Usual procedure here: cut in the butter, add salt (and parsley, in this case), incorporate just enough water to bring things together, form into a disk and refrigerate to firm the fat back up. Then you can roll out, fill, and bake.
That all sounds pretty simple, but somewhere in there things tend to go wrong for me. This crust was (relatively) easy to work with. It didn’t disintegrate, it didn’t melt, it didn’t even crack in too many places. I think playing with biscuit and cracker doughs this past year accustomed me to the feeling and delicacy required to not destroy a circle of dough. It was barely moist and not exactly elastic, but it did have a bit of give. It baked to a lovely golden color, the flecks of green were intriguing and special, and the quiche that rested just wobbling between its sturdy walls was delicious.
But the crust was tough.
I can assume a few reasons for this.
1.) It’s possible my ratio was off. Because I didn’t weigh my flour, I may have had too much or too little in the mix.
2.) More likely, I overworked the dough. I pressed and kneaded and folded until the dry bits at the bottom of my mixing bowl were willing to play along, and perhaps I was too insistent about that demand for inclusion.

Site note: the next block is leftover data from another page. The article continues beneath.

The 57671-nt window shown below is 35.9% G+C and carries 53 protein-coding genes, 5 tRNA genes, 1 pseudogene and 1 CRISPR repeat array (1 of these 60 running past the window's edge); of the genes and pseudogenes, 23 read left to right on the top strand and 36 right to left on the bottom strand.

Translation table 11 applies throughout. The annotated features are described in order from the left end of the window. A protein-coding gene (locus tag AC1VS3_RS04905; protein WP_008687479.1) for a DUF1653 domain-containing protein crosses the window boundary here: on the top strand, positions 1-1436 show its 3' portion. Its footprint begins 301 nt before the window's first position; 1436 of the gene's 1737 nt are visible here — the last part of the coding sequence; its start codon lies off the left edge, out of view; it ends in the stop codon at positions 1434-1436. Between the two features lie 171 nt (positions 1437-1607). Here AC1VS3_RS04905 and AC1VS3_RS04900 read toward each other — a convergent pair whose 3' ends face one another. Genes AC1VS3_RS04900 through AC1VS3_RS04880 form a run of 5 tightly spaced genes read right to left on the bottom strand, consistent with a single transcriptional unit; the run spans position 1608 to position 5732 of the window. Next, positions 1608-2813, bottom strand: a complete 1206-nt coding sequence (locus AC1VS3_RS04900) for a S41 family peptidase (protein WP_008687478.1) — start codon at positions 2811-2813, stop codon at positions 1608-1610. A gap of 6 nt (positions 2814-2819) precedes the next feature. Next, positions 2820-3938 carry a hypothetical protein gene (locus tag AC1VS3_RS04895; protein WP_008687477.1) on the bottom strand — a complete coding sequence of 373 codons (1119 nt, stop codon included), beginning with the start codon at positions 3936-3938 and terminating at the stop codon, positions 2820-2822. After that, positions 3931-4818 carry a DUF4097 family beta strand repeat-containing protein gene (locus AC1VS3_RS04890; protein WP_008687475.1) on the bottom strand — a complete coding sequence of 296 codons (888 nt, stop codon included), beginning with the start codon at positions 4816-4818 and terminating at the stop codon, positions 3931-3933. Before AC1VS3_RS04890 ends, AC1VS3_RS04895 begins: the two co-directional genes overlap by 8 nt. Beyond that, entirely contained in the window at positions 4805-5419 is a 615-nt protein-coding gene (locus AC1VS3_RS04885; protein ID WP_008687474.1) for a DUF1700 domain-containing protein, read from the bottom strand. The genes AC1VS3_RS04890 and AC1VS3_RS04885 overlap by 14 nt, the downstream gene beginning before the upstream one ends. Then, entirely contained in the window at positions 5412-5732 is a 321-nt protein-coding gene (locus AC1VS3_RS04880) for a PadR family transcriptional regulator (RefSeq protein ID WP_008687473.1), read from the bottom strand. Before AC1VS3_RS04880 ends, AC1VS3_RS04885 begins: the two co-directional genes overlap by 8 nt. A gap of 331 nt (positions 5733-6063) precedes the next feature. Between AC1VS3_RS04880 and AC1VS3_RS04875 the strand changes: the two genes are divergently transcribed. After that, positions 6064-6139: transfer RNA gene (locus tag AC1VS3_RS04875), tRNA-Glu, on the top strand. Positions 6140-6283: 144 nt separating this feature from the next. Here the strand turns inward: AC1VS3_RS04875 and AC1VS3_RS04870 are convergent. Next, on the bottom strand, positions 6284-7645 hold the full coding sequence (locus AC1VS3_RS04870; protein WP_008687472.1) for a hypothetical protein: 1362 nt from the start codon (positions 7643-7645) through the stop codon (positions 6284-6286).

Like everything else, it seems pie crust needs a revisit to get it right. The feeling of the dough between my fingers is familiar, but I have to learn its textural intricacies. How much water is just enough? How crumbly can it be and still hold together? How much of the dryness do the fat and water absorb while the wrapped disk rests? Without another attempt or three, I won’t know.
But it tasted good. It crunched against the quiche and while it didn’t shatter at the slightest fork pressure, it did have that dryness against the teeth you expect from crust. The parsley contributed a grassy freshness and made the flavor more complex, especially the following day. I could see this working similarly well with dill, or thyme, or maybe even marjoram, all of which pair nicely with broccoli and mushrooms.
Broccoli mushroom quiche with parsley pie crust
(The quiche recipe is my mom’s. I’m sure she got it from somewhere, but I don’t know that she even knows where anymore. I’ve changed very little here, though her version usually contains bacon instead of mushrooms)
1 heaping, lightly fluffed cup of flour (or 6 oz., if you’re doing this properly)
1 stick (8 TB, 4 oz., etc) butter, cut into 16 or so pieces
2-4 oz. very cold water
2 TB chopped parsley (or dill, or oregano, or marjoram, or thyme… whatever you like best, I expect)